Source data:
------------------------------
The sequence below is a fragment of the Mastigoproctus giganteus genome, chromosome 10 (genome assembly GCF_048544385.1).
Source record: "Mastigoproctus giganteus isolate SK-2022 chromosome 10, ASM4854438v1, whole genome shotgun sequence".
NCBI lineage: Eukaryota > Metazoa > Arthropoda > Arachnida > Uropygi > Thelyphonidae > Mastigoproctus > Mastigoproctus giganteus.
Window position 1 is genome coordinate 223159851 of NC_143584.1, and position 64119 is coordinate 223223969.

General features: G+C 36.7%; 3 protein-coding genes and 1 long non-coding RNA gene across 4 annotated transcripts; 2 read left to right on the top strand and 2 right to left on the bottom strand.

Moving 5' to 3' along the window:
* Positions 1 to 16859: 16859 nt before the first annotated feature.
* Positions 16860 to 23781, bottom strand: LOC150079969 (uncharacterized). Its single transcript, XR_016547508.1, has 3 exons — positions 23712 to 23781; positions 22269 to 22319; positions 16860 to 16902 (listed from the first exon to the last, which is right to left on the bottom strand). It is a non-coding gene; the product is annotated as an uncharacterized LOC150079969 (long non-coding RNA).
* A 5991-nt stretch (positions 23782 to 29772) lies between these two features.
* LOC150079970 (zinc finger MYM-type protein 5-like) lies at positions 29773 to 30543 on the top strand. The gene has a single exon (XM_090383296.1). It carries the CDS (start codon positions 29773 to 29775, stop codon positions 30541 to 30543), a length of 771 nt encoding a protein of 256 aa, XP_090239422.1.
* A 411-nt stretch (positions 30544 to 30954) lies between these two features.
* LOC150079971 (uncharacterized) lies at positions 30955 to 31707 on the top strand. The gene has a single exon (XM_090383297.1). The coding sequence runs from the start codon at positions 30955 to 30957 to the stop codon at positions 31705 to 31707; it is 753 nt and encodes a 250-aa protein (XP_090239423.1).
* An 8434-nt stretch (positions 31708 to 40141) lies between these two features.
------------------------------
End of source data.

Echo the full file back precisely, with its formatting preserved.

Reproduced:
The sequence below is a fragment of the Mastigoproctus giganteus genome, chromosome 10 (genome assembly GCF_048544385.1).
Source record: "Mastigoproctus giganteus isolate SK-2022 chromosome 10, ASM4854438v1, whole genome shotgun sequence".
NCBI lineage: Eukaryota > Metazoa > Arthropoda > Arachnida > Uropygi > Thelyphonidae > Mastigoproctus > Mastigoproctus giganteus.
Window position 1 is genome coordinate 223159851 of NC_143584.1, and position 64119 is coordinate 223223969.

General features: G+C 36.7%; 3 protein-coding genes and 1 long non-coding RNA gene across 4 annotated transcripts; 2 read left to right on the top strand and 2 right to left on the bottom strand.

Moving 5' to 3' along the window:
* Positions 1 to 16859: 16859 nt before the first annotated feature.
* Positions 16860 to 23781, bottom strand: LOC150079969 (uncharacterized). Its single transcript, XR_016547508.1, has 3 exons — positions 23712 to 23781; positions 22269 to 22319; positions 16860 to 16902 (listed from the first exon to the last, which is right to left on the bottom strand). It is a non-coding gene; the product is annotated as an uncharacterized LOC150079969 (long non-coding RNA).
* A 5991-nt stretch (positions 23782 to 29772) lies between these two features.
* LOC150079970 (zinc finger MYM-type protein 5-like) lies at positions 29773 to 30543 on the top strand. The gene has a single exon (XM_090383296.1). It carries the CDS (start codon positions 29773 to 29775, stop codon positions 30541 to 30543), a length of 771 nt encoding a protein of 256 aa, XP_090239422.1.
* A 411-nt stretch (positions 30544 to 30954) lies between these two features.
* LOC150079971 (uncharacterized) lies at positions 30955 to 31707 on the top strand. The gene has a single exon (XM_090383297.1). The coding sequence runs from the start codon at positions 30955 to 30957 to the stop codon at positions 31705 to 31707; it is 753 nt and encodes a 250-aa protein (XP_090239423.1).
* An 8434-nt stretch (positions 31708 to 40141) lies between these two features.